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In many ways, the software supply chain is similar to that of manufactured goods, which we all know has been largely impacted by a global pandemic and shortages of raw materials.

However, in the IT world, it is not shortages or pandemics that have been the main obstacles to overcome in recent years, but rather attacks aimed at using them to harm hundreds or even thousands of victims simultaneously. If you’ve heard of a cyber attack between 2020 and today, it’s likely that the software supply chain played a role.

When we talk about an attack on the software supply chain, we are actually referring to two successive attacks: one that targets a supplier, and one that targets one or more downstream users in the chain, using the first as a vehicle.

In this article, we will dive into the mechanisms and risks of the software supply chain by looking at a typical vulnerability of the modern development cycle: the presence of personal identifying information, or “secrets”, in the digital assets of companies. We will also see how companies are adapting to this new situation by taking advantage of continuous improvement cycles.

The supply chain, at the heart of the IT development cycle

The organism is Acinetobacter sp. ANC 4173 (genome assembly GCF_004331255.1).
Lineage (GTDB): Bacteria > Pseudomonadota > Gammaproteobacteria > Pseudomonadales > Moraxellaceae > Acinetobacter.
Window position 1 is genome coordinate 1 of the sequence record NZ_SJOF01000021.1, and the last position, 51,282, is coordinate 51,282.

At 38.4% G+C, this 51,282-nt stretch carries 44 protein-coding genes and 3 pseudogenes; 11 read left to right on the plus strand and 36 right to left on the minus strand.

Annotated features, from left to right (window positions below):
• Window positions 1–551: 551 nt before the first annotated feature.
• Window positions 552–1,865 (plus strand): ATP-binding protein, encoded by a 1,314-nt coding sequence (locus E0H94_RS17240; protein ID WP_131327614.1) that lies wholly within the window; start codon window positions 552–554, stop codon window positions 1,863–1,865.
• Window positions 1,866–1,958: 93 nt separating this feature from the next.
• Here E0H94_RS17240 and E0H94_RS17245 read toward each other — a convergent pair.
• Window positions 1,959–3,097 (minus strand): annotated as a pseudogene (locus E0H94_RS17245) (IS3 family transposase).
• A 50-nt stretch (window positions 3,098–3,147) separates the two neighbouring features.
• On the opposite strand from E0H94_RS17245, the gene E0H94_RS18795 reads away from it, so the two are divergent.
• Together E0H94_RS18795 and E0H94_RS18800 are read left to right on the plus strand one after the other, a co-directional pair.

What is the supply chain?

Today, it is extremely rare to see companies producing software 100% in-house. Whether it’s open source libraries, developer tools, on-premise or cloud-based deployment and delivery systems, or software-as-a-service (SaaS) services, these building blocks have become essential in the modern software factory.

Each of these “bricks” is itself the product of a long supply chain, making the software supply chain a concept that encompasses every facet of IT: from hardware, to source code written by developers, to third-party tools and platforms, but also data storage and all the infrastructures put in place to develop, test and distribute the software.

The supply chain is a layered structure that allows companies to implement highly flexible software factories, which are the engine of their digital transformation.

images from Hacker News